Wednesday, April 14, 2010

Ideas having minds of their own

As my fiction writer friends know, I am fascinated by the claim they make that characters in their stories frequently have 'minds of their own' in terms of what is or isn't going to happen to the character.  Similarly, when a friend of mine told me that ever since she was a kid that she's heard voices in her head, I quizzed her on what these voices sounded like.  Did she mistake them for people who were in the room with her?  Or a radio? 

What does the experience of 'having voices in one's head' or 'characters in stories taking control of the stories' feel like?  (I similarly am intrigued by what it must feel like to feel like someone is one sex trapped in the body of another — and there's some really cool related neuro stuff detailing folks who have never had limbs still having 'phantom' limbs.  But, I have no idea what it feels like to feel like a woman in a woman's body even though I am a woman in a woman's body.  I suppose it's one of those things that one can only feel if one is out of sync (though, sometimes, I do feel like I'm a left-handed person trapped in a right-handed person's body  — hmmm, funny or not taking others experiences seriously?)  .

Anyway, I'm working on an article (and to paraphrase a comic I once read, there's nothing like trying to write something out to really make clear to yourself how truly unclear your thinking is) and the article is turning into something I really hadn't expected it to.  Each time I think I have it back on track, it swings back to the other track (and, yes, I have now given in and am just following where it leads).  But is this what fiction writers are talking about?  If so, it's considerably less interesting and exciting than I was led to believe.  Thus, I will assume that this experience is nothing like what they are experiencing.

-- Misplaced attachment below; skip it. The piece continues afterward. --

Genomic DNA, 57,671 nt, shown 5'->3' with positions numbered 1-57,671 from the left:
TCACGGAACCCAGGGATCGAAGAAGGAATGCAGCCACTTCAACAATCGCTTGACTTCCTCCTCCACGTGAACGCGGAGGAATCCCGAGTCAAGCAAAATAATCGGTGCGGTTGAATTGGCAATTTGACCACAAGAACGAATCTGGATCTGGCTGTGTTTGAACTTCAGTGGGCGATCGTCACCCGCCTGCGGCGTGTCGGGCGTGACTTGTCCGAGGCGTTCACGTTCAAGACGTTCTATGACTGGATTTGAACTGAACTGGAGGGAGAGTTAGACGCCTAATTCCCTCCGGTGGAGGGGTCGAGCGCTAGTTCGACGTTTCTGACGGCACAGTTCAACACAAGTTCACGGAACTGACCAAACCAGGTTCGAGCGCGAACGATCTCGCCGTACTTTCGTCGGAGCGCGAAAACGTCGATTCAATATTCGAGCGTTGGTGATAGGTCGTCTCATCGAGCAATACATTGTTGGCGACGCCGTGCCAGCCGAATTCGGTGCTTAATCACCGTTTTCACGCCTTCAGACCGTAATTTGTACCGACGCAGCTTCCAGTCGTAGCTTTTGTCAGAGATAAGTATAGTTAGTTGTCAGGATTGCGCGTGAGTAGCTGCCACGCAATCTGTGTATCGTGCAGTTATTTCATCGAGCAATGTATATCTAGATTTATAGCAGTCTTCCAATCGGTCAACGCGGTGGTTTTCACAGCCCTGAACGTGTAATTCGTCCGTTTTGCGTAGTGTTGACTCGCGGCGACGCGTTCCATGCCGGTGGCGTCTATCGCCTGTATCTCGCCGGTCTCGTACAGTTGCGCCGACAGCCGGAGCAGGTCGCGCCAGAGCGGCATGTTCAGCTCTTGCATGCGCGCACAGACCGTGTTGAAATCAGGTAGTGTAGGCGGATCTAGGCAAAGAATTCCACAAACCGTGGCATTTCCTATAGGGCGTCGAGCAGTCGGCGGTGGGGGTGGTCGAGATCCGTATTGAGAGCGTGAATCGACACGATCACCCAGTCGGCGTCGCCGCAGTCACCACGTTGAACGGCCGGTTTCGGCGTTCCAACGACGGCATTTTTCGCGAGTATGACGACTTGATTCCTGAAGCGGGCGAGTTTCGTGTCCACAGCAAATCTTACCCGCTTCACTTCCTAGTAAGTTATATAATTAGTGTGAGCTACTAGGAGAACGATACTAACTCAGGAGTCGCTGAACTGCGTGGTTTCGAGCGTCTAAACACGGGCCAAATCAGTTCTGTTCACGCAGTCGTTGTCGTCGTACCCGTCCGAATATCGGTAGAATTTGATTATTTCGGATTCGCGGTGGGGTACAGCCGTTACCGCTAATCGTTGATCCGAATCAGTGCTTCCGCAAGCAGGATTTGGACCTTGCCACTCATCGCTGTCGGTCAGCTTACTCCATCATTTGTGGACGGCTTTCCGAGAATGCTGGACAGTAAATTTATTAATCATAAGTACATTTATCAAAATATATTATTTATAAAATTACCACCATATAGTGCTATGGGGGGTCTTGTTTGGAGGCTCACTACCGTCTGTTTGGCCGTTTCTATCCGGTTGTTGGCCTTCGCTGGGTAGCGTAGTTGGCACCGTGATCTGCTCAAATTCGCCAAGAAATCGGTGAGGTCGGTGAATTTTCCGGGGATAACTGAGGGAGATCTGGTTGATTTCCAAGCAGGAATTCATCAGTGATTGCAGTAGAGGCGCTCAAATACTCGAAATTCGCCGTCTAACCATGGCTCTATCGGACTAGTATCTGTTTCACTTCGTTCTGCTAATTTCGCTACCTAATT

1 comment:

GTChristie said...

"But is this what fiction writers are talking about?"

As one who rarely reads fiction but has written it, off and on, all my life: yes, that's what writers mean. The characters "come alive" at some point, but that's a poetic way of saying they have been developed in the author's mind to a point where they have their own "internal logic." At that point, there are certain things they "would" or "must" say and some things they would never say (to remain in character). When this point is reached in writing fiction, the characters take over, and the story "writes itself." The opposite would be, the story falls apart because it doesn't ring true; it doesn't "hang together" because characters and events are "out of character."

In non-fiction work, I've found the same thing. Every time I go on record, stating "position X," I commit myself to defending it (or admitting I was wrong). I find myself including or excluding aspects of my raw intuitions to arrive at a set that can be called consistent. Now, in old age, I am a product of my own mental darwinism. LOL. The thoughts have taken over. I fight this. I am no more reverent about my own positions, than I am about anyone else's.

BTW, I am studying Habermas. He says what I was trying to say 40 years ago & was too green to put into words. I do not agree with everything, but he has the closest picture to "me" I have ever seen. LOL.